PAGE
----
Still working from home because of the pandemic, I am unable for now to do more research in Library of Congress archives on the book’s provenance or to compare the shelf label to any in the Russian Imperial Collection. If anyone has access to Israel Perlstein’s catalogs, catalogs of Nicholas II’s library or other early 20th-century libraries of Russian nobility, or can identify the shelf label, that would be a great contribution. If this volume indeed belonged to the tsar or someone in his family, that information would complete the circle.
Read more about it:
Russian sources give the name of Prokudin-Gorskii’s studio as the “Фотоцинкографическая и фототехническая мастерская” (Photozincographic and Phototechnical Studio) of S.M. Prokudin-Gorskii. A zincograph is a print similar to a lithograph, but produced by means of a photograph taken of the original artwork and then chemically transferred to a zinc plate. It seems likely that the prints in the 1911 edition of Gogol’s stories are zincographs, although Prokudin-Gorskii’s imprint statement in the book does not use that term.
Many details given here, especially about Prokudin-Gorskii’s studio, are borrowed from “Сергей Михайлович Прокудин-Горский = Sergei Mikhailovich Prokudin-Gorsky,” copyright 2003, by Svetlana Garanina, to whom I am most grateful. Garanina’s works are cited in the Library of Congress catalog under the heading Garanina, S. P. (Svetlana Petrovna).
Nikolai Gogol (1809-53) has been described as “19th-century Russia’s greatest comic writer” and “one of the supreme masters of Russian prose.” Gogol is perhaps best known in the West for his novel “Dead Souls,” his stage comedy “The Inspector General,” and influential stories like “The Overcoat” and “The Nose.” See Victor Terras, ed. “Handbook of Russian literature.” New Haven and London: Yale University Press, 1985.
At the Library of Congress: Introduction to the collection of Prokudin-Gorskii materials. It would be interesting to look for some of Prokudin-Gorskii’s postcards in the Library of Congress’ Prints & Photographs Division among the more than 25,000 items in the Winokur-Munblit Collection of Russian Postcards. Prokudin-Gorskii’s work has been identified among the postcards in another Prints & Photographs collection, the “Tsine-Louine Siberia Postcards” Series. See the illustrated blogpost, “A Cup of Tea with Trans-Siberian Railway Postcards” published by the Library of Congress European Division on that collection, including at the end instructions on how to search the series. On the international reaction to the Library of Congress’ digitization of its Prokudin-Gorskii photographs, and for some Russian sources: Harry M. Leich. “Russia in Color Photographs, 1905-1914.”
An illustrated article published in Russian, by “Cameralabs,” about the Library of Congress’s digital Prokudin-Gorskii collection, offers color images.
Another Russian article, this one published by TASS, displays Prokudin-Gorskii photographs from the Library of Congress collection remastered in color.
Robert H. Allshouse, ed. and introduction. “Photographs for the Tsar: the pioneering color photography of Sergei Mikhailovich Prokudin-Gorskii commissioned by Tsar Nicholas II.” New York: Dial Press, 1980.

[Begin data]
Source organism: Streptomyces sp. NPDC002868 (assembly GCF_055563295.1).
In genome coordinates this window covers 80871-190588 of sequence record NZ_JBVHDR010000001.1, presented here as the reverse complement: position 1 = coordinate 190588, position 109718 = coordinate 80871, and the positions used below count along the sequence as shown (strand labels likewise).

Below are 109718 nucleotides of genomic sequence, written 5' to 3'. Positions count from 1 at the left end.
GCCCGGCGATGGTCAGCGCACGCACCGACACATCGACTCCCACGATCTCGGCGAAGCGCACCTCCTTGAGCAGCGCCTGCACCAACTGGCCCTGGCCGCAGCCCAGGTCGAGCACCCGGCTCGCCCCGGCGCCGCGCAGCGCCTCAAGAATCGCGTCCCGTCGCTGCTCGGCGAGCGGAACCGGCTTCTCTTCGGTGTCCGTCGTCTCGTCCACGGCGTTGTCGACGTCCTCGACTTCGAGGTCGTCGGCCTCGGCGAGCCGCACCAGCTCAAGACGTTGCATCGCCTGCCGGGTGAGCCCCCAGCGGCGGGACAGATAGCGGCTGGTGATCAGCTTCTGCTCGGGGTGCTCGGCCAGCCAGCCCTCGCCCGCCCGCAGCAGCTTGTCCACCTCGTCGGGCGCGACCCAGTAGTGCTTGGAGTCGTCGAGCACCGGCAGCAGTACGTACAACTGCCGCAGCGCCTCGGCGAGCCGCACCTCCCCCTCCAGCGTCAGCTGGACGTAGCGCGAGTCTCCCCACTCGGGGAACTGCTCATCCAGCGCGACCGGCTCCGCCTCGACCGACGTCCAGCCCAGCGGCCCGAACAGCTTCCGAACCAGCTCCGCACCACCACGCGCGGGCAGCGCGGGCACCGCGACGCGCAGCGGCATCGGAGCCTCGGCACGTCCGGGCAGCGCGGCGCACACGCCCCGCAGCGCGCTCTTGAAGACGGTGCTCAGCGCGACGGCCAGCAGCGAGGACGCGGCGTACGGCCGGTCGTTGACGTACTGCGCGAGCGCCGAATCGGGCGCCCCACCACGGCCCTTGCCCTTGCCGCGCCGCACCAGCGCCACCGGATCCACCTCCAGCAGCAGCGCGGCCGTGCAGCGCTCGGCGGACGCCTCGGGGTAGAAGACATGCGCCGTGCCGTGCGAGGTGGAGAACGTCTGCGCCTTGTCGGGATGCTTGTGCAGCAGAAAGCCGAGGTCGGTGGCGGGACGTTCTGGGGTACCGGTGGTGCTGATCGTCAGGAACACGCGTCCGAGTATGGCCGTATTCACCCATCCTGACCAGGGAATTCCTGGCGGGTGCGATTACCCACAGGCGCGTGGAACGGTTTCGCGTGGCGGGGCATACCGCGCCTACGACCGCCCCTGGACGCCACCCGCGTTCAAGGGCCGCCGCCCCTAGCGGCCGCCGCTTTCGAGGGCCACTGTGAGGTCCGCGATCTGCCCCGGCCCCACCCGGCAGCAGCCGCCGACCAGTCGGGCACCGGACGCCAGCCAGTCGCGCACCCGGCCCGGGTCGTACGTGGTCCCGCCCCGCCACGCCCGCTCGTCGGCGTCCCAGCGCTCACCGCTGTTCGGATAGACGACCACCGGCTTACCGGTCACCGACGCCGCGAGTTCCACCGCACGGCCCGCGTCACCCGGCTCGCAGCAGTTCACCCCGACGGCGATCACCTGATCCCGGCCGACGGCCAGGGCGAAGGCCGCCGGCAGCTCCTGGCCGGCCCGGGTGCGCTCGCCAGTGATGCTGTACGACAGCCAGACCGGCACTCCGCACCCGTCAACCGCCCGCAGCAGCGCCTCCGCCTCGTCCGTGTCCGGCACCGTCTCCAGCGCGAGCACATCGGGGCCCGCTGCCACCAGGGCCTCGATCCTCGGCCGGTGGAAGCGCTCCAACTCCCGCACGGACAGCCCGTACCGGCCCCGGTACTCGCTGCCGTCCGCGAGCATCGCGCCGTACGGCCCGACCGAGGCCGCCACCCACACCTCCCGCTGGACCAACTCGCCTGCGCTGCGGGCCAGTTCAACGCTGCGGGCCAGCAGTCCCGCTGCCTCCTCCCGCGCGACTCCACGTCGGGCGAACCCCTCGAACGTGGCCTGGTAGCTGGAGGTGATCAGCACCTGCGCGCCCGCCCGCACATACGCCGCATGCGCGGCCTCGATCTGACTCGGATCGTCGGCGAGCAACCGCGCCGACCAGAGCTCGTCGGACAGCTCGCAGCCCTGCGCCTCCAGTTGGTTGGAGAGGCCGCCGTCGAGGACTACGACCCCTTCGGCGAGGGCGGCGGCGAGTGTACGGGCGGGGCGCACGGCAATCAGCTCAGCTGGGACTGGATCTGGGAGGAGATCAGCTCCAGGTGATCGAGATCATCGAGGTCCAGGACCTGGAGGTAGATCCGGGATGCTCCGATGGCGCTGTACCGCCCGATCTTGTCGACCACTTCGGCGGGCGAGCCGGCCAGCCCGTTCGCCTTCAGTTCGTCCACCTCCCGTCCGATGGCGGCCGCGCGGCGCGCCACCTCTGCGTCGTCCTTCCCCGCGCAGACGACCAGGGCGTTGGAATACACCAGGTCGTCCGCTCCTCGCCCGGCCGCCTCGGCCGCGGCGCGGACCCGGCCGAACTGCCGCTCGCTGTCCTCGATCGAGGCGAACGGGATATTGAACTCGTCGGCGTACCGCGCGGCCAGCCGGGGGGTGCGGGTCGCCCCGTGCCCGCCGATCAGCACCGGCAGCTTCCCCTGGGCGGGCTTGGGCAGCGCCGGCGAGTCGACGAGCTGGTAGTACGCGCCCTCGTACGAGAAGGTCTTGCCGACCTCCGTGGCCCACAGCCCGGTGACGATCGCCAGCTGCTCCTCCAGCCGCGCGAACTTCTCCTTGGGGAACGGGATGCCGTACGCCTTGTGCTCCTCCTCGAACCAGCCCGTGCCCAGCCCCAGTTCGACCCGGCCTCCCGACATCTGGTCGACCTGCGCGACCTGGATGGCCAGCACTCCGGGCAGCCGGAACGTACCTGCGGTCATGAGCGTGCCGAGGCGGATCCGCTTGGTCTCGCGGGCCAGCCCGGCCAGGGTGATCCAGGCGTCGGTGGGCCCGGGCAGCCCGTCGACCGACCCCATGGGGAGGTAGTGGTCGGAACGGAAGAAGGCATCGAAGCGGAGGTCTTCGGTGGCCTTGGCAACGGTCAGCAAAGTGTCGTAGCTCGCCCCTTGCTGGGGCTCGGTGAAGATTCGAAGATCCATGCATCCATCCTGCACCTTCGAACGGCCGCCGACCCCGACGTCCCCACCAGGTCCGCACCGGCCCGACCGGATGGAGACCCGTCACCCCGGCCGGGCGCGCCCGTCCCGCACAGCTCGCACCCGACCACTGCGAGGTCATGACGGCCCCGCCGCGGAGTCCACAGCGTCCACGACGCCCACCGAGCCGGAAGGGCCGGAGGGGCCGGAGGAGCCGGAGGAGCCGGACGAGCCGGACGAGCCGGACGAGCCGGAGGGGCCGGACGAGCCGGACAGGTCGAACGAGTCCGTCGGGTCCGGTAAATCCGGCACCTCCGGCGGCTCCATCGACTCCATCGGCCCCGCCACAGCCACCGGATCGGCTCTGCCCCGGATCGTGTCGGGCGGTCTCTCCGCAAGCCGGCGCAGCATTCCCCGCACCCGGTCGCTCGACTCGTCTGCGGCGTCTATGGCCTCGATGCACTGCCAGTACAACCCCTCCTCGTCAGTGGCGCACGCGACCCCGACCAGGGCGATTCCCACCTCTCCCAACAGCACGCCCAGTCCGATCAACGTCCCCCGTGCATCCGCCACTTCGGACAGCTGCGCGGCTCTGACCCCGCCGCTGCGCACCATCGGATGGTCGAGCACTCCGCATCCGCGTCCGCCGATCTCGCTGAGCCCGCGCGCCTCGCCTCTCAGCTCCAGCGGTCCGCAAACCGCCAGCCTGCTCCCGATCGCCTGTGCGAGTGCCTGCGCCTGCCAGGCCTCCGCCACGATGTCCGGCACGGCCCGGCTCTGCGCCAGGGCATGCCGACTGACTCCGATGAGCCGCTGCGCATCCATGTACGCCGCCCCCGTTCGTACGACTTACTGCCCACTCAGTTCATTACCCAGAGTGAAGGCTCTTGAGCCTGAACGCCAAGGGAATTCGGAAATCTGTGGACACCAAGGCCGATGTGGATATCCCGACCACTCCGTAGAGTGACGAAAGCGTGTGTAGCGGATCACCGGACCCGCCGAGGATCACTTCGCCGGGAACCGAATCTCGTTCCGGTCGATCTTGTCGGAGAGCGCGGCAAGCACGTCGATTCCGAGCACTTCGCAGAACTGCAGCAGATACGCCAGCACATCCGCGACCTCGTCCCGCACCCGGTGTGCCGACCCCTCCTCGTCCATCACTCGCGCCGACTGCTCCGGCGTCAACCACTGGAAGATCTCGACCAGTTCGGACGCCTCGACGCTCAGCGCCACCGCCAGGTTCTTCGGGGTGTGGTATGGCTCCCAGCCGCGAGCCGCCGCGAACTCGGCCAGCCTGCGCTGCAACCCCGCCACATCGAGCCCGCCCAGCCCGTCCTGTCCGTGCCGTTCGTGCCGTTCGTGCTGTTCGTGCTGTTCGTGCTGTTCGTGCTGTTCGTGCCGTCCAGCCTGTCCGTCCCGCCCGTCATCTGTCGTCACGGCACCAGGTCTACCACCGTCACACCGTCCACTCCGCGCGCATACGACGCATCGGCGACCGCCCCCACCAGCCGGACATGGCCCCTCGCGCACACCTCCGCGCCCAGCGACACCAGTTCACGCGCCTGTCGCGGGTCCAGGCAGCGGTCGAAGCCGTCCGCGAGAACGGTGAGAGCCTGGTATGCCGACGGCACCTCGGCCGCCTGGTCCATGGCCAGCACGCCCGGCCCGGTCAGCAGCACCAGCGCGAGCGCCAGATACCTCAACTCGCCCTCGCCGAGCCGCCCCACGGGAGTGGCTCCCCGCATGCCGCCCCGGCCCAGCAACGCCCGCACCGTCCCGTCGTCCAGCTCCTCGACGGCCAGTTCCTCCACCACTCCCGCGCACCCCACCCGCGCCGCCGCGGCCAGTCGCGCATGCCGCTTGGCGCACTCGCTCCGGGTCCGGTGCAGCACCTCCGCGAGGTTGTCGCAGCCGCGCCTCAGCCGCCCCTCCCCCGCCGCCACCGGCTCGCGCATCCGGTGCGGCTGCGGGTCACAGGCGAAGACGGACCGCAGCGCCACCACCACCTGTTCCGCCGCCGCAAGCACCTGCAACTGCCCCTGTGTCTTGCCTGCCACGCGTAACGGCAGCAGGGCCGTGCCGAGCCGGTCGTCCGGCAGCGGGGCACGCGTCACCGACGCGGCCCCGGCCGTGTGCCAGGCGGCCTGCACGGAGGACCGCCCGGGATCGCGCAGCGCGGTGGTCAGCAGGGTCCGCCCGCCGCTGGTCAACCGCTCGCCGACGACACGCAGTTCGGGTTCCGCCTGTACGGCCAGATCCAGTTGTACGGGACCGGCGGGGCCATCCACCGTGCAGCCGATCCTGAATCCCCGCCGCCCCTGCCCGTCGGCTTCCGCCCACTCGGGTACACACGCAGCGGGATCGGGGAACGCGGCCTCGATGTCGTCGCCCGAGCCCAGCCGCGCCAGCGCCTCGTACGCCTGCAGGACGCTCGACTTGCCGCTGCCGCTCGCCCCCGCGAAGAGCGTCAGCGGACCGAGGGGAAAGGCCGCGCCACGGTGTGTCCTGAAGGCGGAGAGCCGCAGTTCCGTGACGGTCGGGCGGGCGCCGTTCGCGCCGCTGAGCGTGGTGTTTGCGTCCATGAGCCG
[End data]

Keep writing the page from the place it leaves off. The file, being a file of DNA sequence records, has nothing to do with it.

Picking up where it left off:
William C. Brumfield has published widely both in print and online on Prokudin-Gorskii’s legacy. Professor Brumfield was curator of the Library of Congress’s first exhibition of Prokudin-Gorskii photographs, from November 1986 to May 1987. Many of his works may be found in the Library’s online catalog, including “Journeys through the Russian Empire: the photographic legacy of Sergey Prokudin-Gorsky,” 2020.
For questions, contact Library of Congress reference staff through Ask a Librarian.
An excellent article explaining these compelling prints! I’m not an expert in this field, but this post by Ms Dash gives a clear introduction to Prokudin-Gorskii’s work. The choice of prints shows the range of his work: “The Bashkir Switchman” looks as if it might have been photographed just a few years ago instead of in 1910. The page 66 print from “A May night, or the drowned maiden” is positively spooky. Thank you for sharing Ms Dash’s work on this subject.
This is an exciting and most informative article that merges several subjects – photographic heritage of Sergei Prokudin-Gorskii, the Russian Imperial collection, and, to an extent, children literature.
The digitized images of Prokudin-Gorskii’s travels around Russia are probably the most popular items with patrons of the Library who are interested in Russian history and culture. The author found the way to go beyond a traditional presentation of the collection and explore the link between the technological advances of the early day’s photography and the printing industry. The information in the article is organized in such a way that the connections between people, events, and times become obvious and significant.
On the provenance of “Mirgorod”– the guess that the item indeed may have belonged to the Imperial family is well substantiated because it is a known fact that Gogol was one of the family’s favorite authors. Also, the St. Petersburg-based publishing house А. Ф. Девриена (Alfred F. Devrient) was known for quality children books and books on education. It would be interesting to check other children’s books in the Imperial Collection with proven provenance and compare the selection pattern of publishers and similarities in markings, such as shelf labels etc., to determine the provenance of this gorgeous item.